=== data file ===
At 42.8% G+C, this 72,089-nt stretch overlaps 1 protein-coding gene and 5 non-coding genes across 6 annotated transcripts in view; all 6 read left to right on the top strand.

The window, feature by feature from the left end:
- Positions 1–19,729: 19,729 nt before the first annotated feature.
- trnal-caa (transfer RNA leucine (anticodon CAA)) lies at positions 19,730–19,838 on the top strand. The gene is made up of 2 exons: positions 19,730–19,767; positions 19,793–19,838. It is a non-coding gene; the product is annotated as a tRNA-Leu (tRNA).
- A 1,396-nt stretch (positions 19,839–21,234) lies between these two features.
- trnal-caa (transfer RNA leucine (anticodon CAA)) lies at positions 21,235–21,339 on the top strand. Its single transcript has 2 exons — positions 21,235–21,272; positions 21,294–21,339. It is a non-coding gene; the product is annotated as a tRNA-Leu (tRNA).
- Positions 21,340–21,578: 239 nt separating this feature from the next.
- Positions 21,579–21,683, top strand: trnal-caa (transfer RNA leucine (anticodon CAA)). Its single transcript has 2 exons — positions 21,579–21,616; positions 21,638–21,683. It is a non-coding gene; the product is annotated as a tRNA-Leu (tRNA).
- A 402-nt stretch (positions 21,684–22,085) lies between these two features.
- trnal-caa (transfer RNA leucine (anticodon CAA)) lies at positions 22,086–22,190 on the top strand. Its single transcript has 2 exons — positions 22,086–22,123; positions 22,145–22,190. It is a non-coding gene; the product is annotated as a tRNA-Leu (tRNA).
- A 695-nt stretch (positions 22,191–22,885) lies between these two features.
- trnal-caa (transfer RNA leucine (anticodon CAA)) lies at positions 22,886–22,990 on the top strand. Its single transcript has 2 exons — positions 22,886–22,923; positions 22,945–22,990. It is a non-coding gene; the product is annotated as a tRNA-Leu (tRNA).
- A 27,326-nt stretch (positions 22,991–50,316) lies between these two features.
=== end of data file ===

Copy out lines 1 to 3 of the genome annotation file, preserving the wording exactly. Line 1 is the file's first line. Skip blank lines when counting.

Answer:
At 42.8% G+C, this 72,089-nt stretch overlaps 1 protein-coding gene and 5 non-coding genes across 6 annotated transcripts in view; all 6 read left to right on the top strand.

The window, feature by feature from the left end:
- Positions 1–19,729: 19,729 nt before the first annotated feature.